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Is your business suffering from high employee churn?

Job ad data hot off the press from Seek paints a sorry picture for New Zealand Inc. Vacancies were up 3 per cent in April compared to March, up a sizeable 15 per cent compared to 12 months ago, and up a whopping 39 per cent compared to two years ago.

The impact of border closures mean that workers of all types are in short supply. Add to that the tsunami of people moving roles, and the result is a perfect storm that will impact the business community and economic growth for many months to come.

Businesses are competing like never before in the war for talent. The cost of recruitment is huge, particularly if using a recruitment service, and of course there’s all the internal “costs” such as time away from BAU, pressure on remaining staff to pick up the slack, the impact on productivity due to reduced headcount, not to mention the loss of institutional knowledge and overall morale. And if you’re fortunate to secure a candidate, it’s likely that it will be six months or maybe more, before they’re fully productive.

In this market it makes a lot of sense for businesses to think more about how to hang on to the workforce that they already have. To apply a well-known marketing adage; it costs more to acquire a new customer than it does to sell to one you already have. The same holds true for recruitment.

In a recent podcast, global HR expert Josh Bersin said that every company he talks to is “freaked out about hiring, retention, burnout, and employee experience and asking ‘what do I do?’”

In this market it makes a lot of sense for businesses to think more about how to hang on to the workforce that they already have.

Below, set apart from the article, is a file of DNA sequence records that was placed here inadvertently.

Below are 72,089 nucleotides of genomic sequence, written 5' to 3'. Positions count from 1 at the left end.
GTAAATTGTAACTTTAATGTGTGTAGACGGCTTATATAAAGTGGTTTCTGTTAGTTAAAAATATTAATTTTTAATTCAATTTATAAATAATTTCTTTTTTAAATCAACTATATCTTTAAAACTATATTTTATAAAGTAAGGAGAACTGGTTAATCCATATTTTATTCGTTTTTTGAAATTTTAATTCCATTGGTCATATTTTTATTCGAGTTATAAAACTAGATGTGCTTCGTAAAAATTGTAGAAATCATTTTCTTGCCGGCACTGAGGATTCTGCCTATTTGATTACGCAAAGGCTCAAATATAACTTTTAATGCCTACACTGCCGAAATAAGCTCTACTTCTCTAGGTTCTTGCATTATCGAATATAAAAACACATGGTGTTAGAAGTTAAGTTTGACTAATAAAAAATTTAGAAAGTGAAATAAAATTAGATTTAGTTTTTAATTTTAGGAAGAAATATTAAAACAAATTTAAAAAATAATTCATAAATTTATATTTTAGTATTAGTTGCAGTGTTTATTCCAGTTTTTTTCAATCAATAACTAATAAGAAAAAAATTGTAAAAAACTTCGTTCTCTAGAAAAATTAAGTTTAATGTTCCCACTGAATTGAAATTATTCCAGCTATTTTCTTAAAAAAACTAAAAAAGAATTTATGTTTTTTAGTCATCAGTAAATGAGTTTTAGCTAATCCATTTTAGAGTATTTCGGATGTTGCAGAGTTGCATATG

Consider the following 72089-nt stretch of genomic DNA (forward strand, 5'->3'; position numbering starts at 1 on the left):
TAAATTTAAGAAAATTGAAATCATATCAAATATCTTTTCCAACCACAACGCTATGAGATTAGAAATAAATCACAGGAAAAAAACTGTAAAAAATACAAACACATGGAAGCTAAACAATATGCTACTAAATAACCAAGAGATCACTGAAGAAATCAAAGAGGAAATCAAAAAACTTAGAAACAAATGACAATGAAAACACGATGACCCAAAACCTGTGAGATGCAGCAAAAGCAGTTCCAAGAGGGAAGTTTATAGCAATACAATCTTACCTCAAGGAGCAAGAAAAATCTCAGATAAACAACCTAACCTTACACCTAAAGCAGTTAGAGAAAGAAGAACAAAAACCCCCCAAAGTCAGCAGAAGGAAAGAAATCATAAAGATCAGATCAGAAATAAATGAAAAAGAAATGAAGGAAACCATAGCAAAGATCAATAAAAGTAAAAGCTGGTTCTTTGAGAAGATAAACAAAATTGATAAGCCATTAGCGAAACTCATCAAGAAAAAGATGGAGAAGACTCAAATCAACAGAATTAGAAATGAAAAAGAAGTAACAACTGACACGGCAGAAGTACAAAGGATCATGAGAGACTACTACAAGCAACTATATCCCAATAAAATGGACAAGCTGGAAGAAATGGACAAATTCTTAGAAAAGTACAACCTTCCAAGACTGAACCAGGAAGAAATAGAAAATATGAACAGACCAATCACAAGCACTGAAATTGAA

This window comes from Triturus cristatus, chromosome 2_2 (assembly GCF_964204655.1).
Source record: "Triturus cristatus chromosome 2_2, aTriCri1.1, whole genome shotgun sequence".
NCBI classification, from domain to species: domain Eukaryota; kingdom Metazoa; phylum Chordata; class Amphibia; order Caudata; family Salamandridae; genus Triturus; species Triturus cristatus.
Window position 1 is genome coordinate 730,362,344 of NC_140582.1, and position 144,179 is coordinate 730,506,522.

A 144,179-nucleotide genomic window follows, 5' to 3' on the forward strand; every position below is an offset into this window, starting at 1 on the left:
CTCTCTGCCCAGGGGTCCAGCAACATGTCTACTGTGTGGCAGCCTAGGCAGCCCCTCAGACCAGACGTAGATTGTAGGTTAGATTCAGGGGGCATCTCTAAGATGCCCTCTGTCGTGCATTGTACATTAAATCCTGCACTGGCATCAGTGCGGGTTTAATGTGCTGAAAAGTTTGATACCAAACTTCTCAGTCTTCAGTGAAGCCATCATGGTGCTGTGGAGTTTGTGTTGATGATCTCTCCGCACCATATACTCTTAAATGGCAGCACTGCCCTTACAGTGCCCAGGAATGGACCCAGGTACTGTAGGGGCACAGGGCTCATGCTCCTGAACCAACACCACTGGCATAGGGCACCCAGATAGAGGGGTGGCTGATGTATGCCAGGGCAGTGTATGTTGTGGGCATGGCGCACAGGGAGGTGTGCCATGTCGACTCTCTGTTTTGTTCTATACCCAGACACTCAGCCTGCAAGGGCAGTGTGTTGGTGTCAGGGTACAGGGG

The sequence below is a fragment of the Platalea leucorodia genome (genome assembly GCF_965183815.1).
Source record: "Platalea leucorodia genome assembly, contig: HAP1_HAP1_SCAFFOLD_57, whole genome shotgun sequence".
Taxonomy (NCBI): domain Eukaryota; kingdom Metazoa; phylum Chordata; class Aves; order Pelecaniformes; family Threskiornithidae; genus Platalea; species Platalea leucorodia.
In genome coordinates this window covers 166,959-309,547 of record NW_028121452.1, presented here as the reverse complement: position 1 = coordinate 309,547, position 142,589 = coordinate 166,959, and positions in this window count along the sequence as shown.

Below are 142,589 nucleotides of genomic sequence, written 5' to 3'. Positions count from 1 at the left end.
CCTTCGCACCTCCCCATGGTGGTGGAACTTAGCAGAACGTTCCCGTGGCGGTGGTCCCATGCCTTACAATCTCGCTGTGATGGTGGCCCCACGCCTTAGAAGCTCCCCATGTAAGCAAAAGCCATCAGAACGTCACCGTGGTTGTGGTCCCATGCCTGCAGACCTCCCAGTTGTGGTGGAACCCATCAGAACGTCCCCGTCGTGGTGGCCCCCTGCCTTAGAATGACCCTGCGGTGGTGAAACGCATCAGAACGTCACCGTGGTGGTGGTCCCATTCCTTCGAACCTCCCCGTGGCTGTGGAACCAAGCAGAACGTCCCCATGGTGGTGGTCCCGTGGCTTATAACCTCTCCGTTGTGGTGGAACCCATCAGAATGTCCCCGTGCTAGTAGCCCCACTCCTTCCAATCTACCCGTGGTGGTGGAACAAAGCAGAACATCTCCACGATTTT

There’s a lot to think about when it comes to retention strategies and so many levers to pull. Do you look at pay and benefits, or learning and development, or leadership, or rewards and recognition, or wellness, or flexibility, or career and succession planning?

Bersin says the answer to all of these questions is a resounding YES! You have to do all of these things. The balance of power in the labour market is shifting, and this is ok – he says – because “workers do great things. It’s the employees that make your company grow, and moving more of your investment into your workforce is a good thing”.

We’ve seen a lot of movement in remuneration in recent months. Bersin says that every employee has their own mini market for pay based on a range of factors. It’s not a question of minimum or maximum wage, but rather a question of required wage. What do you need to pay someone to take this job and be happy?

Aside from what’s going into pay packets, many organisations offer a huge range of benefits. But how many of them fully communicate what’s on offer? There’s no doubt that money is important, but so is career progression, being able to balance work and home life, feeling valued, and having a job that aligns with your personal values. Be sure to tell your full rem and benefits story.

If you want to find out just how well your remuneration and benefits are meeting the expectations of your workforce, why not ask them? You’ll get a pretty clear steer on what’s hitting the mark and what’s missing it. Armed with those insights you can make adjustments that will help you not only hang on to the staff that you’ve already got, but also attract more people to be part of your team.

New Zealand Business Leaders: Navigating Through Disruption

If you’d like to be better informed by benchmarking employee insights and perceptions within your organisation, download our New Zealand Business Leaders’ Effectiveness 2019 2021: Navigating Through Disruption insights paper now.

Download now
Navigating Through Disruption
Date: 27th May 2022
Category: Employee Experience
Andre Clarke
Andre Clarke
Commercial Director
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